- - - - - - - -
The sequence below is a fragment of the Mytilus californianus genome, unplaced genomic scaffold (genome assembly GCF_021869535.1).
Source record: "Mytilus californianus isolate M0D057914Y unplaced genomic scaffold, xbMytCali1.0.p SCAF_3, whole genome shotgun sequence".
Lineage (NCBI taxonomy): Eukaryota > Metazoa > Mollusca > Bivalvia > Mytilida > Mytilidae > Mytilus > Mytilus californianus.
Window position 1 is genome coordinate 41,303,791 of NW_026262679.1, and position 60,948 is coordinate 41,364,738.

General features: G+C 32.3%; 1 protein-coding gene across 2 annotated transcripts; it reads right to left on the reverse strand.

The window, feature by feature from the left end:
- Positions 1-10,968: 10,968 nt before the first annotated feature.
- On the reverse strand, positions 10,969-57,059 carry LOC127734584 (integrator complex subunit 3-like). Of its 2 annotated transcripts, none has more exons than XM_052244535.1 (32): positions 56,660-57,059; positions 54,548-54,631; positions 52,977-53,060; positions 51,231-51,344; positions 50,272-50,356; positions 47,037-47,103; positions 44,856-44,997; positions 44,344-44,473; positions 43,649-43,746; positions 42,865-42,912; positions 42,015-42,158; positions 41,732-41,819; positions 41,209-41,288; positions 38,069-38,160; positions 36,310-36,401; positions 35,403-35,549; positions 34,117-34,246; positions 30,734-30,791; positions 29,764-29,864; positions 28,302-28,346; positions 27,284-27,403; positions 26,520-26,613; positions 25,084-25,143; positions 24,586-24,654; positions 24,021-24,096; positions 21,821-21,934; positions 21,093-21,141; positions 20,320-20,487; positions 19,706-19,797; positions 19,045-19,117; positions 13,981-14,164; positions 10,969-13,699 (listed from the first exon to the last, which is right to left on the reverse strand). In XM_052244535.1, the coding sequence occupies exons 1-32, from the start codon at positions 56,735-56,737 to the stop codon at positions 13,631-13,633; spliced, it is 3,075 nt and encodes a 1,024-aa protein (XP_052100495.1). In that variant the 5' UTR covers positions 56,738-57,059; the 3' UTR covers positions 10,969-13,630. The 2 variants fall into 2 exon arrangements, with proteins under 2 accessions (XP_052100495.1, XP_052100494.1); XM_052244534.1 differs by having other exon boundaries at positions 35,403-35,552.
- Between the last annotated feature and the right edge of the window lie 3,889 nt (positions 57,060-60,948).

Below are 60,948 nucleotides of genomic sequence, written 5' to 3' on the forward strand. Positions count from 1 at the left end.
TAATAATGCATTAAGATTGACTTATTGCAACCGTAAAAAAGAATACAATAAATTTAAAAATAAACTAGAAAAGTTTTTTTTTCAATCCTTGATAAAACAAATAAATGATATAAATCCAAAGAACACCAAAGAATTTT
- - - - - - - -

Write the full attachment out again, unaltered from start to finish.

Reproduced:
The sequence below is a fragment of the Mytilus californianus genome, unplaced genomic scaffold (genome assembly GCF_021869535.1).
Source record: "Mytilus californianus isolate M0D057914Y unplaced genomic scaffold, xbMytCali1.0.p SCAF_3, whole genome shotgun sequence".
Lineage (NCBI taxonomy): Eukaryota > Metazoa > Mollusca > Bivalvia > Mytilida > Mytilidae > Mytilus > Mytilus californianus.
Window position 1 is genome coordinate 41,303,791 of NW_026262679.1, and position 60,948 is coordinate 41,364,738.

General features: G+C 32.3%; 1 protein-coding gene across 2 annotated transcripts; it reads right to left on the reverse strand.

The window, feature by feature from the left end:
- Positions 1-10,968: 10,968 nt before the first annotated feature.
- On the reverse strand, positions 10,969-57,059 carry LOC127734584 (integrator complex subunit 3-like). Of its 2 annotated transcripts, none has more exons than XM_052244535.1 (32): positions 56,660-57,059; positions 54,548-54,631; positions 52,977-53,060; positions 51,231-51,344; positions 50,272-50,356; positions 47,037-47,103; positions 44,856-44,997; positions 44,344-44,473; positions 43,649-43,746; positions 42,865-42,912; positions 42,015-42,158; positions 41,732-41,819; positions 41,209-41,288; positions 38,069-38,160; positions 36,310-36,401; positions 35,403-35,549; positions 34,117-34,246; positions 30,734-30,791; positions 29,764-29,864; positions 28,302-28,346; positions 27,284-27,403; positions 26,520-26,613; positions 25,084-25,143; positions 24,586-24,654; positions 24,021-24,096; positions 21,821-21,934; positions 21,093-21,141; positions 20,320-20,487; positions 19,706-19,797; positions 19,045-19,117; positions 13,981-14,164; positions 10,969-13,699 (listed from the first exon to the last, which is right to left on the reverse strand). In XM_052244535.1, the coding sequence occupies exons 1-32, from the start codon at positions 56,735-56,737 to the stop codon at positions 13,631-13,633; spliced, it is 3,075 nt and encodes a 1,024-aa protein (XP_052100495.1). In that variant the 5' UTR covers positions 56,738-57,059; the 3' UTR covers positions 10,969-13,630. The 2 variants fall into 2 exon arrangements, with proteins under 2 accessions (XP_052100495.1, XP_052100494.1); XM_052244534.1 differs by having other exon boundaries at positions 35,403-35,552.
- Between the last annotated feature and the right edge of the window lie 3,889 nt (positions 57,060-60,948).

Below are 60,948 nucleotides of genomic sequence, written 5' to 3' on the forward strand. Positions count from 1 at the left end.
TAATAATGCATTAAGATTGACTTATTGCAACCGTAAAAAAGAATACAATAAATTTAAAAATAAACTAGAAAAGTTTTTTTTTCAATCCTTGATAAAACAAATAAATGATATAAATCCAAAGAACACCAAAGAATTTT